Cobourne a perfect fit for Ticats

KEN WIEBE, QMI Agency

, Last Updated: 8:31 PM ET

HAMILTON -- He has a new team, but the same lofty goal come the end of November.

As Avon Cobourne gets set to make his regular-season debut for the Hamilton Tiger-Cats against the Winnipeg Blue bombers on Friday night at Ivor Wynne Stadium, the diminutive running back has high hopes for 2011 after leaving the two-time defending champion Montreal Alouettes.

"It's not about the (new) team, I feel I have something to prove every year," said Cobourne. "There's always something you can improve on from last year and last year I didn't have 1,000 yards rushing, which is a goal for me. In this league, that should be easy. That's a goal of mine."

Another goal is to complete a rare CFL three-peat.

Cobourne rushed 184 times for 956 yards in 2010, a significant drop-off from the 1,214 he racked up to go along with 13 rushing touchdown to go along with the 458 yards in receiving and two additional majors in 2009, also the year he was named Grey Cup MVP.

Ticats head coach Marcel Bellefeuille said he plans to utilize Cobourne in a variety of ways in what should be a high-powered offensive attack.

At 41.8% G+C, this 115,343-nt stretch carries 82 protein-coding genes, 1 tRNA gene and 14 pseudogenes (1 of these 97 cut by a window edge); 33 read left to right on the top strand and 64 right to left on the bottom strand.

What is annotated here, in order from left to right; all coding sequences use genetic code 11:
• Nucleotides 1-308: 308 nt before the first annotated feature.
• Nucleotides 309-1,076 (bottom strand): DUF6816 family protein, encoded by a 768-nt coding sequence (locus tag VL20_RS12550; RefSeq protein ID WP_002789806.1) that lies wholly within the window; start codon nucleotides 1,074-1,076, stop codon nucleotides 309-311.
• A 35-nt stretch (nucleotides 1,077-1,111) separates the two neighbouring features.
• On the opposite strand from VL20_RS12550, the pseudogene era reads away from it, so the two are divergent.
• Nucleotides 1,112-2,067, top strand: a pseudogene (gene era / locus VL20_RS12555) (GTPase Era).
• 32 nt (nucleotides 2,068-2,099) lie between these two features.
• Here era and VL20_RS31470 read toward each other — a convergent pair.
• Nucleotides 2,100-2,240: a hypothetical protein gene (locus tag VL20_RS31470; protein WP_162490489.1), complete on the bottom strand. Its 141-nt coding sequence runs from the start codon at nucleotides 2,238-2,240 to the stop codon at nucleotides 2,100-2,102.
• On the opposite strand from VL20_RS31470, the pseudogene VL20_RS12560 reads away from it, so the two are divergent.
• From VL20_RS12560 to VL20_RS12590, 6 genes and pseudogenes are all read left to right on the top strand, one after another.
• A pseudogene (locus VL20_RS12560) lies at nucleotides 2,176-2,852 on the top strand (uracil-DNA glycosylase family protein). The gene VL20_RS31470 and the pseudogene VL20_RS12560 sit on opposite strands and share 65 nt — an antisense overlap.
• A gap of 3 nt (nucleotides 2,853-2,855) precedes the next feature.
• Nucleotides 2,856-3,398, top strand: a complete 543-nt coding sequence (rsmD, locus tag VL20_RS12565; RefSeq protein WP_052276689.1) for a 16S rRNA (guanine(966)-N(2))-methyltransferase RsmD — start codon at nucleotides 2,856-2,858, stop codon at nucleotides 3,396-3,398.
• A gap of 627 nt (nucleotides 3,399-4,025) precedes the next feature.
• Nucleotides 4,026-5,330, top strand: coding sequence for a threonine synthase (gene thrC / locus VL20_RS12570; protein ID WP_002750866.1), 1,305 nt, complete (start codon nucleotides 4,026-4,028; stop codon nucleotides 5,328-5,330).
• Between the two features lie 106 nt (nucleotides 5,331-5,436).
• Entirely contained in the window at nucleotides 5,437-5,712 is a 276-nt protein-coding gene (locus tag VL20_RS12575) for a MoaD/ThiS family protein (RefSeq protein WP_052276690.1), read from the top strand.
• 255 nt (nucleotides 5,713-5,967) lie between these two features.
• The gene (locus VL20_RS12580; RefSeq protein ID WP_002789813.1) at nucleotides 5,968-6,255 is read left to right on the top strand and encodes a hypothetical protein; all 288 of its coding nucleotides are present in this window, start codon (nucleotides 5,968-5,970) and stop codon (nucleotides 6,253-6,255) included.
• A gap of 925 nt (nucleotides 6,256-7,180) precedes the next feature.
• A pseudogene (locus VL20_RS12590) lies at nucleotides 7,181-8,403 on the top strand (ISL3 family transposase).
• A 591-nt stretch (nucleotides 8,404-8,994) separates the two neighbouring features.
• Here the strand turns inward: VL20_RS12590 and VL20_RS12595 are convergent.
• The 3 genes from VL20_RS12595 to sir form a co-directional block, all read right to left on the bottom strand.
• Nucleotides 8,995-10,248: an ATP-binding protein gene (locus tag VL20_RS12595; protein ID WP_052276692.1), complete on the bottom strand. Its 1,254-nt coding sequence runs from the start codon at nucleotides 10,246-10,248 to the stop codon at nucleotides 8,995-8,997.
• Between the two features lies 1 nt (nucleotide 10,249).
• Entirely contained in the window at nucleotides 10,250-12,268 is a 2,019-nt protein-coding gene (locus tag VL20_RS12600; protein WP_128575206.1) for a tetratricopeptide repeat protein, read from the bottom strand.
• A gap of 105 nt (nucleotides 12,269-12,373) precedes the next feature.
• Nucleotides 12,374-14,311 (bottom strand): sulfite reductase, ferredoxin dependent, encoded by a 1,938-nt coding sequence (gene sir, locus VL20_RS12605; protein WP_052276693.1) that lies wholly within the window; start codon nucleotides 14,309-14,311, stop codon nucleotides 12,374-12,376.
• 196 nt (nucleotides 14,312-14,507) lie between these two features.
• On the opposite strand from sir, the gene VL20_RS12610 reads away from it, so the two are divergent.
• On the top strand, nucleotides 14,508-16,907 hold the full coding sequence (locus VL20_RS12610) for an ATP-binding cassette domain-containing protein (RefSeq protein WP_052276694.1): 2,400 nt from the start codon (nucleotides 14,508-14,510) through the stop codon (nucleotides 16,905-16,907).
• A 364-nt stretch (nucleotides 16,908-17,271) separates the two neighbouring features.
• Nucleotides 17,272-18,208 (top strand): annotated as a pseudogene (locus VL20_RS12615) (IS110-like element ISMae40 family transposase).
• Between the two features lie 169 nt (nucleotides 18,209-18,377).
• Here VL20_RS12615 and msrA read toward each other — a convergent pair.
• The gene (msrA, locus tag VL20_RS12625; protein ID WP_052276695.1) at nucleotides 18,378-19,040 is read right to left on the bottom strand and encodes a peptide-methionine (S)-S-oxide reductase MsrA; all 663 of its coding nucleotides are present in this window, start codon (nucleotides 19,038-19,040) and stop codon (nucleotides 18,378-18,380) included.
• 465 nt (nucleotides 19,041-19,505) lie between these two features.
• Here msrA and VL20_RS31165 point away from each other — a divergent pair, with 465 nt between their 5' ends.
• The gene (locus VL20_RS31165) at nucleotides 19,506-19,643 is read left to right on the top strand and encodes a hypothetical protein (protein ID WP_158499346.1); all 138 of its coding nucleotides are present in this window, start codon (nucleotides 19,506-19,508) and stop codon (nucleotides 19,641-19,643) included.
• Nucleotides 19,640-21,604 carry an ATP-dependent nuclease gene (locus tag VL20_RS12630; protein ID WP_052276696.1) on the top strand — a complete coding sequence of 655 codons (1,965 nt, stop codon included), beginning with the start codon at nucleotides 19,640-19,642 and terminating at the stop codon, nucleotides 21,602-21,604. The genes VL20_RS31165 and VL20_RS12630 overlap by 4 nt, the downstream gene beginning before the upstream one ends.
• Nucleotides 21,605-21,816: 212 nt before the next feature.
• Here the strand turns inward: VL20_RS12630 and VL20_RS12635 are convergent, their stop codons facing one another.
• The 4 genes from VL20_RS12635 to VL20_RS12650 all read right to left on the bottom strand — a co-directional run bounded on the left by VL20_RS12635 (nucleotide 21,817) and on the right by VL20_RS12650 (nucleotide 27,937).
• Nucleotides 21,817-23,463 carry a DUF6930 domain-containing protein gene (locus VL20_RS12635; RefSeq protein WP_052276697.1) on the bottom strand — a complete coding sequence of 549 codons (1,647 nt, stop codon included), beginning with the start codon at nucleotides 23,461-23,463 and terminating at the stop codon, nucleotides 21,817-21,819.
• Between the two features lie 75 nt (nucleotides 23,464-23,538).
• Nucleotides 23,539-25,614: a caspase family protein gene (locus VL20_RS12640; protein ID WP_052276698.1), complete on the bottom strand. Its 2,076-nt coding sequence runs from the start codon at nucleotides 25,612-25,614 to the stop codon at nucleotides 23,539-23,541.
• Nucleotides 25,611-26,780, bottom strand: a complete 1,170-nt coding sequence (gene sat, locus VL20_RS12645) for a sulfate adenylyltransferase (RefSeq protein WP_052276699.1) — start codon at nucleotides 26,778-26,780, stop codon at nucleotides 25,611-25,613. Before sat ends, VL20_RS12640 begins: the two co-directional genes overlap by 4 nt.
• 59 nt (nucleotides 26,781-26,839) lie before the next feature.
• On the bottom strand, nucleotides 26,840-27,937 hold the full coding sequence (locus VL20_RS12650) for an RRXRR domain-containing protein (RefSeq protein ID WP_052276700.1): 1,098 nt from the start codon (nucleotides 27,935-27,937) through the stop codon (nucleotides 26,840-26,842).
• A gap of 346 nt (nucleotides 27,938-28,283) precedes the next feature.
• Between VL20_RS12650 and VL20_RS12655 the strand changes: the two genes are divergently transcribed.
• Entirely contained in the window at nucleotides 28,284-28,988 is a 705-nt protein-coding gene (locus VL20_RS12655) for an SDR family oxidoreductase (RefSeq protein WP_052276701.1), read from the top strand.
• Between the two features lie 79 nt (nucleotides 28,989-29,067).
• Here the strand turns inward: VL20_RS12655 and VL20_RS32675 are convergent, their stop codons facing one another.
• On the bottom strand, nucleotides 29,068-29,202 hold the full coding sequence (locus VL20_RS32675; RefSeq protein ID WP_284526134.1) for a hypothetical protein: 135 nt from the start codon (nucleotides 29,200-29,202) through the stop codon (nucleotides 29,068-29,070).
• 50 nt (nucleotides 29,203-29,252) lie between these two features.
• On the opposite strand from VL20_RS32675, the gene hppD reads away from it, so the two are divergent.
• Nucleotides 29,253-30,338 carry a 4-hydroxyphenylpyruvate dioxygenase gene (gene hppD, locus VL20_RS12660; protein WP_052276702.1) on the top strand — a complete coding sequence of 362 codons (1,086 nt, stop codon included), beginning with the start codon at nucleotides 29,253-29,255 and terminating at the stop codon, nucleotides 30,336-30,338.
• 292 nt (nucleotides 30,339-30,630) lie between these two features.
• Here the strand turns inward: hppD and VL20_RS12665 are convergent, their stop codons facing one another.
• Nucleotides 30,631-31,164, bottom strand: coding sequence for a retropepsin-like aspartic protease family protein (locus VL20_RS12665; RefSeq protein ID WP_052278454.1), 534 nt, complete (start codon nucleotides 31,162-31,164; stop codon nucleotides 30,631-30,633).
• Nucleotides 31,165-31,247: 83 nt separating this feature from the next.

"First of all, as a player, I like his diversity," said Bellefeuille, noting that the team has a rough number of touches they'd like to get Cobourne each game but that it will fluctuate. "He can run, he can catch the football and he's an excellent back in protection. We haven't had a back of that quality to protect the quarterback here since I've been here."

Cobourne's presence stretches beyond what he does on the field.

"The other part of it is his mental and physical toughness and accountability," said Bellefeuille. "I really believe that with respect to our locker room, we needed another player on offence who was going to play with a chip on his shoulder and keep the other guys around him accountable and be a vocal leader, as well as leading by example. And he brings that to the table."

Blue Bombers head coach Paul LaPolice concedes preparing to play against Cobourne poses some interesting challenges.

"Different than all of the other backs in the league is probably his ability to catch the football," said LaPolice. "A lot of guys have guys who catch, but he's really dynamic out of the backfield, so you've got to keep an eye on him so he's not catching screen passes or leaking out in the flats because he's pretty dynamic catching the football."

In order to prevent Cobourne from running wild, opposing defences may have to pay a little more attention to him.

"It definitely is going to open up the passing game because you have to respect what he's done in this league," said Ticats receiver Arland Bruce III. "He's capable of going for 100-plus every game, as far as rushing."

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